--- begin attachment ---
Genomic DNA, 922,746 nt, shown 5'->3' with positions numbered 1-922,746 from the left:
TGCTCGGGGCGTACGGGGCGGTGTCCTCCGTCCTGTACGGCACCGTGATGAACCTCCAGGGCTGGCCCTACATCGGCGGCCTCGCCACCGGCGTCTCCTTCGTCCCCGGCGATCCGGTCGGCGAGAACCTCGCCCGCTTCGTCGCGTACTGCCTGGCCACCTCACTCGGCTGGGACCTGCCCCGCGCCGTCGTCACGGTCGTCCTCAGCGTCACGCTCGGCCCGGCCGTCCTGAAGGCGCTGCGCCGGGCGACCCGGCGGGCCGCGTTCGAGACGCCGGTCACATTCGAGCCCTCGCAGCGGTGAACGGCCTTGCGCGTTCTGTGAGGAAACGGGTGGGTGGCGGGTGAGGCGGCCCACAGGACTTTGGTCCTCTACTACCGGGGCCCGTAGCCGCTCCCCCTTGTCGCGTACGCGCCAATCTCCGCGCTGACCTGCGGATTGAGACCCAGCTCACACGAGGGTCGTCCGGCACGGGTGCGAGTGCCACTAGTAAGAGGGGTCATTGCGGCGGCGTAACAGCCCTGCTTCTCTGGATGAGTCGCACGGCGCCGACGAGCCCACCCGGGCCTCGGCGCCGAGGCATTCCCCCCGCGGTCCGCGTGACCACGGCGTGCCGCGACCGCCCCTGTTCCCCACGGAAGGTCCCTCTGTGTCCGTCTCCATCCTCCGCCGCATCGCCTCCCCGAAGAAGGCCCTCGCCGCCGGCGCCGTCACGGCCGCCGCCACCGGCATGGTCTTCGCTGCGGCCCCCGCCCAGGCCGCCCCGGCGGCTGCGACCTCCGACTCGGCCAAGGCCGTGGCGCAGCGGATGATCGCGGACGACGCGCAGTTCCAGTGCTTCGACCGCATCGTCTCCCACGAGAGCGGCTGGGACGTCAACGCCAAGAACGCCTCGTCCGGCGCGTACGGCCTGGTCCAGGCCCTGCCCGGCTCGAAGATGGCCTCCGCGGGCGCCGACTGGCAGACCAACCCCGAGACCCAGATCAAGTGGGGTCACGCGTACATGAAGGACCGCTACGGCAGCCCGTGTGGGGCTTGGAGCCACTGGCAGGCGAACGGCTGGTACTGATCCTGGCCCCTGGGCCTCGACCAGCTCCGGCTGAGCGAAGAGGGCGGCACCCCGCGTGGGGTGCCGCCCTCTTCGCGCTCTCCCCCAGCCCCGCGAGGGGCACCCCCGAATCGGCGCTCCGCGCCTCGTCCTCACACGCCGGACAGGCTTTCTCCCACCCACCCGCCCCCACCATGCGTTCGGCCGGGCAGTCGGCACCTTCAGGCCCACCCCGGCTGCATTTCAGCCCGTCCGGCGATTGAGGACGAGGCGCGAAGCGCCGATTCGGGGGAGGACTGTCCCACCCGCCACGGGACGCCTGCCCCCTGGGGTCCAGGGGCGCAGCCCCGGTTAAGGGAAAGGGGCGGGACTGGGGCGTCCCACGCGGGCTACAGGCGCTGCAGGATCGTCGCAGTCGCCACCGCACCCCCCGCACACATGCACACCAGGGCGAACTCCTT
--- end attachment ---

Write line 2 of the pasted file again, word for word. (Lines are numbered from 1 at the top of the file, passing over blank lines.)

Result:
TGCTCGGGGCGTACGGGGCGGTGTCCTCCGTCCTGTACGGCACCGTGATGAACCTCCAGGGCTGGCCCTACATCGGCGGCCTCGCCACCGGCGTCTCCTTCGTCCCCGGCGATCCGGTCGGCGAGAACCTCGCCCGCTTCGTCGCGTACTGCCTGGCCACCTCACTCGGCTGGGACCTGCCCCGCGCCGTCGTCACGGTCGTCCTCAGCGTCACGCTCGGCCCGGCCGTCCTGAAGGCGCTGCGCCGGGCGACCCGGCGGGCCGCGTTCGAGACGCCGGTCACATTCGAGCCCTCGCAGCGGTGAACGGCCTTGCGCGTTCTGTGAGGAAACGGGTGGGTGGCGGGTGAGGCGGCCCACAGGACTTTGGTCCTCTACTACCGGGGCCCGTAGCCGCTCCCCCTTGTCGCGTACGCGCCAATCTCCGCGCTGACCTGCGGATTGAGACCCAGCTCACACGAGGGTCGTCCGGCACGGGTGCGAGTGCCACTAGTAAGAGGGGTCATTGCGGCGGCGTAACAGCCCTGCTTCTCTGGATGAGTCGCACGGCGCCGACGAGCCCACCCGGGCCTCGGCGCCGAGGCATTCCCCCCGCGGTCCGCGTGACCACGGCGTGCCGCGACCGCCCCTGTTCCCCACGGAAGGTCCCTCTGTGTCCGTCTCCATCCTCCGCCGCATCGCCTCCCCGAAGAAGGCCCTCGCCGCCGGCGCCGTCACGGCCGCCGCCACCGGCATGGTCTTCGCTGCGGCCCCCGCCCAGGCCGCCCCGGCGGCTGCGACCTCCGACTCGGCCAAGGCCGTGGCGCAGCGGATGATCGCGGACGACGCGCAGTTCCAGTGCTTCGACCGCATCGTCTCCCACGAGAGCGGCTGGGACGTCAACGCCAAGAACGCCTCGTCCGGCGCGTACGGCCTGGTCCAGGCCCTGCCCGGCTCGAAGATGGCCTCCGCGGGCGCCGACTGGCAGACCAACCCCGAGACCCAGATCAAGTGGGGTCACGCGTACATGAAGGACCGCTACGGCAGCCCGTGTGGGGCTTGGAGCCACTGGCAGGCGAACGGCTGGTACTGATCCTGGCCCCTGGGCCTCGACCAGCTCCGGCTGAGCGAAGAGGGCGGCACCCCGCGTGGGGTGCCGCCCTCTTCGCGCTCTCCCCCAGCCCCGCGAGGGGCACCCCCGAATCGGCGCTCCGCGCCTCGTCCTCACACGCCGGACAGGCTTTCTCCCACCCACCCGCCCCCACCATGCGTTCGGCCGGGCAGTCGGCACCTTCAGGCCCACCCCGGCTGCATTTCAGCCCGTCCGGCGATTGAGGACGAGGCGCGAAGCGCCGATTCGGGGGAGGACTGTCCCACCCGCCACGGGACGCCTGCCCCCTGGGGTCCAGGGGCGCAGCCCCGGTTAAGGGAAAGGGGCGGGACTGGGGCGTCCCACGCGGGCTACAGGCGCTGCAGGATCGTCGCAGTCGCCACCGCACCCCCCGCACACATGCACACCAGGGCGAACTCCTT